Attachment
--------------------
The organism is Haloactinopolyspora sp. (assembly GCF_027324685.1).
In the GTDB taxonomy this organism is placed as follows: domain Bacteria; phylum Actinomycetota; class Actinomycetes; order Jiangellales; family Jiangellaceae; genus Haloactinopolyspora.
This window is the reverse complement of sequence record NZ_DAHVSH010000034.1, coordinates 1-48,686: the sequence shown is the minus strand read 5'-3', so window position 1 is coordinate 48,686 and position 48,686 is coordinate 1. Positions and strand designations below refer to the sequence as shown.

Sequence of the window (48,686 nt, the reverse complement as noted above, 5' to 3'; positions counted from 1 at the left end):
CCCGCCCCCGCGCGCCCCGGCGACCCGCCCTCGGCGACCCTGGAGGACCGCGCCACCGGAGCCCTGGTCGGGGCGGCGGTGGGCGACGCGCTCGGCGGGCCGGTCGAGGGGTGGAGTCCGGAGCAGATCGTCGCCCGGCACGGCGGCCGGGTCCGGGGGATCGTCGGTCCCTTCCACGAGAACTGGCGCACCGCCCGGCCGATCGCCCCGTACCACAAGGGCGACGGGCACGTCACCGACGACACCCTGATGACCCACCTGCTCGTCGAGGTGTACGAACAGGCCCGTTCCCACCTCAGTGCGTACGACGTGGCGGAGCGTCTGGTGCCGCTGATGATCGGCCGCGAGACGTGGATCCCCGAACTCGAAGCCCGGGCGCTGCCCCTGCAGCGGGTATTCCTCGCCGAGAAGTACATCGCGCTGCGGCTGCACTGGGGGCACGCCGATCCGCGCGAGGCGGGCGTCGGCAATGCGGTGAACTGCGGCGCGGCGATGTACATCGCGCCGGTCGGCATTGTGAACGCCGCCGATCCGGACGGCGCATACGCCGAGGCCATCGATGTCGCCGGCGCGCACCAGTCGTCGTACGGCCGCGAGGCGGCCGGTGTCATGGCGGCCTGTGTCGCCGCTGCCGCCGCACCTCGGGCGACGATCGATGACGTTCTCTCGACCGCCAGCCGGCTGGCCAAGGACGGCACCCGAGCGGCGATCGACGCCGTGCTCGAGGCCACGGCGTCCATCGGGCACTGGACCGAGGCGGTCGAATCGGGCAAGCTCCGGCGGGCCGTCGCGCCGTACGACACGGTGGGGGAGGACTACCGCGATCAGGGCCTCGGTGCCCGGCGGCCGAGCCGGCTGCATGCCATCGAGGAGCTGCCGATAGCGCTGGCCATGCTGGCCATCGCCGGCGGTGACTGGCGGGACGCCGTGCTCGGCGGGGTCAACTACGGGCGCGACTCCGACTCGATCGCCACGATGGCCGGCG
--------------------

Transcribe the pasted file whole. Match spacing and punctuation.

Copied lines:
The organism is Haloactinopolyspora sp. (assembly GCF_027324685.1).
In the GTDB taxonomy this organism is placed as follows: domain Bacteria; phylum Actinomycetota; class Actinomycetes; order Jiangellales; family Jiangellaceae; genus Haloactinopolyspora.
This window is the reverse complement of sequence record NZ_DAHVSH010000034.1, coordinates 1-48,686: the sequence shown is the minus strand read 5'-3', so window position 1 is coordinate 48,686 and position 48,686 is coordinate 1. Positions and strand designations below refer to the sequence as shown.

Sequence of the window (48,686 nt, the reverse complement as noted above, 5' to 3'; positions counted from 1 at the left end):
CCCGCCCCCGCGCGCCCCGGCGACCCGCCCTCGGCGACCCTGGAGGACCGCGCCACCGGAGCCCTGGTCGGGGCGGCGGTGGGCGACGCGCTCGGCGGGCCGGTCGAGGGGTGGAGTCCGGAGCAGATCGTCGCCCGGCACGGCGGCCGGGTCCGGGGGATCGTCGGTCCCTTCCACGAGAACTGGCGCACCGCCCGGCCGATCGCCCCGTACCACAAGGGCGACGGGCACGTCACCGACGACACCCTGATGACCCACCTGCTCGTCGAGGTGTACGAACAGGCCCGTTCCCACCTCAGTGCGTACGACGTGGCGGAGCGTCTGGTGCCGCTGATGATCGGCCGCGAGACGTGGATCCCCGAACTCGAAGCCCGGGCGCTGCCCCTGCAGCGGGTATTCCTCGCCGAGAAGTACATCGCGCTGCGGCTGCACTGGGGGCACGCCGATCCGCGCGAGGCGGGCGTCGGCAATGCGGTGAACTGCGGCGCGGCGATGTACATCGCGCCGGTCGGCATTGTGAACGCCGCCGATCCGGACGGCGCATACGCCGAGGCCATCGATGTCGCCGGCGCGCACCAGTCGTCGTACGGCCGCGAGGCGGCCGGTGTCATGGCGGCCTGTGTCGCCGCTGCCGCCGCACCTCGGGCGACGATCGATGACGTTCTCTCGACCGCCAGCCGGCTGGCCAAGGACGGCACCCGAGCGGCGATCGACGCCGTGCTCGAGGCCACGGCGTCCATCGGGCACTGGACCGAGGCGGTCGAATCGGGCAAGCTCCGGCGGGCCGTCGCGCCGTACGACACGGTGGGGGAGGACTACCGCGATCAGGGCCTCGGTGCCCGGCGGCCGAGCCGGCTGCATGCCATCGAGGAGCTGCCGATAGCGCTGGCCATGCTGGCCATCGCCGGCGGTGACTGGCGGGACGCCGTGCTCGGCGGGGTCAACTACGGGCGCGACTCCGACTCGATCGCCACGATGGCCGGCG